### begriffs

Andrew Gibiansky shows some examples of using IHaskell Notebook, a capable graphical alternative to GHCI. He demonstrates how it can shorten development feedback loops in applications from graphs to parsers, and how the results, a.k.a. notebooks, are easy to share with other people.

### Summary

• IHaskell is based on Jupyter and provides an interactive environment for Haskell DSLs
• There used to be a project called iPython
• It started out unambitiously, as a a fancy .pythonrc to configure their repl
• As it grew it became fancier and the creators added a new front end and GUI
• Two or three years ago they abstracted the interactive framework beyond Python into Jupyter
• Works for any language
• The architecture of Jupyter’s messaging protocol
• How to use a notebook
• The notebook is composed of cells. Some are markdown cells, formatted with Github flavor
• Some are code cells with anything you could put into GHCI but also multiline expressions
• Possible to run the evaluation server remotely on strong hardware
• The main advantage over GHCI is that you can do fancy visualizations
• If this were just a way of doing multi-line computations then it would be pretty boring
• Example of using the diagrams package to build Sierpinski Triangles
• Supports LaTeX in the markdown too!
• Any library that wants to render graphics creates instances of the IHaskellDisplay typeclass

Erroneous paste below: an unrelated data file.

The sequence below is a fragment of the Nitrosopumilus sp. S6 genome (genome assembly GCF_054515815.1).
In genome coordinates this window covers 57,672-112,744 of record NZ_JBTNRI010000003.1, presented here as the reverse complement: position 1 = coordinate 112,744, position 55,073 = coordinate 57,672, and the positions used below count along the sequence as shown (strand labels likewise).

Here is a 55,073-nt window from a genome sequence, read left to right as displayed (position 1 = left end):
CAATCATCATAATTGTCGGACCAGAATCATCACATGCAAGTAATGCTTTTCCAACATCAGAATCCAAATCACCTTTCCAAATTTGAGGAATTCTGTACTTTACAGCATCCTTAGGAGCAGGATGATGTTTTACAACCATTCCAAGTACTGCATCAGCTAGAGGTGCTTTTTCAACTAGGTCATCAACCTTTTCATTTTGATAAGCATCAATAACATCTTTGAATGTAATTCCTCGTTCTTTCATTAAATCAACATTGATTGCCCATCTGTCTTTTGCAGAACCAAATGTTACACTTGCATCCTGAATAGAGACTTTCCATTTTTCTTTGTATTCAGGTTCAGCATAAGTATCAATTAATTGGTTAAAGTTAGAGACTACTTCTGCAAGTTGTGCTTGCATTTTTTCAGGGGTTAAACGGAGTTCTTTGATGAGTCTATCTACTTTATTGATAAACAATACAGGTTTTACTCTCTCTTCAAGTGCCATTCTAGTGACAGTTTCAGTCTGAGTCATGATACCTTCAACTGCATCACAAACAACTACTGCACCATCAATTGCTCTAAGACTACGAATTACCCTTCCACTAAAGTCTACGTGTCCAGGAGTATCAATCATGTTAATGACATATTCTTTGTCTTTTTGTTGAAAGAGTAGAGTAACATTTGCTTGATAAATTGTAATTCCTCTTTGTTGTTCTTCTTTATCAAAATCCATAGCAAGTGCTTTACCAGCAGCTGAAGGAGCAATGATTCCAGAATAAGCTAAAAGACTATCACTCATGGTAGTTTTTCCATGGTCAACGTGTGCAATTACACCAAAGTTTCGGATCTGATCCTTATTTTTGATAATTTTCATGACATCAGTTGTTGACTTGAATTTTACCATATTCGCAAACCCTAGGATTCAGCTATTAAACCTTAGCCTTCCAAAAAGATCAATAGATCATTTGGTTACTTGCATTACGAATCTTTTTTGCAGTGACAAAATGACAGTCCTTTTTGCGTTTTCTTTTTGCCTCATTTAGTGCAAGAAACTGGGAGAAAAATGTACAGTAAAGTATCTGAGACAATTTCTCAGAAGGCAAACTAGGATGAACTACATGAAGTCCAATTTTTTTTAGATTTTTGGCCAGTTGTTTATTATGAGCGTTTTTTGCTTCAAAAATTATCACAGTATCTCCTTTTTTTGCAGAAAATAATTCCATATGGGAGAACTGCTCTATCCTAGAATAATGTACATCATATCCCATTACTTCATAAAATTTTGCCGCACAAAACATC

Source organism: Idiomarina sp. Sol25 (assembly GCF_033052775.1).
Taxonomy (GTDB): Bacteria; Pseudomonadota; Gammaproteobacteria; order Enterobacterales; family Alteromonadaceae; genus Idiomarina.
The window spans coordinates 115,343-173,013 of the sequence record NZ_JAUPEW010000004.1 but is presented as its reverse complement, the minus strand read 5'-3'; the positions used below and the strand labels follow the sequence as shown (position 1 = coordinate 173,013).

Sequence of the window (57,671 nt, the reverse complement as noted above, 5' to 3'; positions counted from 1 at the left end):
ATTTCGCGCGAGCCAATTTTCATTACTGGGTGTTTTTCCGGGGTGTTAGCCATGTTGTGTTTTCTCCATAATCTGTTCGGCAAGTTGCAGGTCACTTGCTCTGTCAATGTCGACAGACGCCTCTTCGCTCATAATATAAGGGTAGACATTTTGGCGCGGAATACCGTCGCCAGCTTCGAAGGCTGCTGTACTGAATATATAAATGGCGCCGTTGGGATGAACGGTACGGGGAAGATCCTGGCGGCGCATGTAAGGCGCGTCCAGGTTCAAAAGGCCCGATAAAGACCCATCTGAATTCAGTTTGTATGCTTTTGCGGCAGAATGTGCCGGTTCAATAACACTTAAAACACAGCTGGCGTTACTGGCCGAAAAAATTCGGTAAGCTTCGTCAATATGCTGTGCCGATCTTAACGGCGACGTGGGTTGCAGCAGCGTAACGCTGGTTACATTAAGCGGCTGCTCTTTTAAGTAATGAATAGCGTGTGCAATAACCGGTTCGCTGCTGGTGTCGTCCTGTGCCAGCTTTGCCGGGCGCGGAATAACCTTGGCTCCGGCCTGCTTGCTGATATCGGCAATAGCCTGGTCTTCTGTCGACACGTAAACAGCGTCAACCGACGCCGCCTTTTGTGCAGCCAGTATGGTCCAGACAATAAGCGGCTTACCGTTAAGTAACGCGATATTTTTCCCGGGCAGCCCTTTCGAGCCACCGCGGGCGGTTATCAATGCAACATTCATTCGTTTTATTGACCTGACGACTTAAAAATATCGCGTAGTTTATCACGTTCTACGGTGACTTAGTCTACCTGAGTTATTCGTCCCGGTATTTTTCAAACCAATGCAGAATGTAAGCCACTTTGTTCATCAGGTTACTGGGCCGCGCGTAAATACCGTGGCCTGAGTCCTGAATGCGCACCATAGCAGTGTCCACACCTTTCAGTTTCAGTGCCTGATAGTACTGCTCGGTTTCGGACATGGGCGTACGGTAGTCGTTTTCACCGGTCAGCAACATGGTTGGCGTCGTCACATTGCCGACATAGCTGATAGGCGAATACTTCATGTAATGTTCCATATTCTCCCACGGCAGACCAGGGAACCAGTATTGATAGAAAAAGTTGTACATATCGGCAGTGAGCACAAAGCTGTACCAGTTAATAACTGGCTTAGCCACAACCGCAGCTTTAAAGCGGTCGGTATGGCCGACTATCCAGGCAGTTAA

• Exporting and Sharing
• Easy to export to HTML which is fully self-contained
• You could email the HTML or use it in a blog
• It’s an alternative to literate Haskell with embedded output
• Interactivity
• So far we’ve edited and re-run existing code cells, but the tool capable of more
• We can add display widgets (like a slider) and bind them to code properties
• This is the result of a Google Summer of Code project from 2015
• (Digression on do and let in the repl)
• Example of binding the slider to rotation angle of the Spierpinski Triangle
• Another example of a display widget, and one that Andrew has gotten more use out of, is parsing
• Let’s make an interactive widget for testing parsers
• We’ll do a phone number parser, but a more hefty parser is where the technique would really shine
• When investigating what you can do with a display field, call the properties function on it
• First attempt is to take a string input and update an output area
• Final result parses input live and shows parse errors or successful result
• In future Andrew would like to connect this with GHCJS
• Notes of other miscellaneous features
• Environment-aware autocompletion
• Hoogle and hlint integration
• Visualization support for a dozen Haskell libraries (Chart, diagrams, hatex, juicypixels, etc)
• Support for displaying custom datatypes of your own
• Library for using the same interfaces with your own languages (ICryptol, someday IIdris?)
• Export as presentations
• Doesn’t know about the .cabal file, but knows about the stack.yml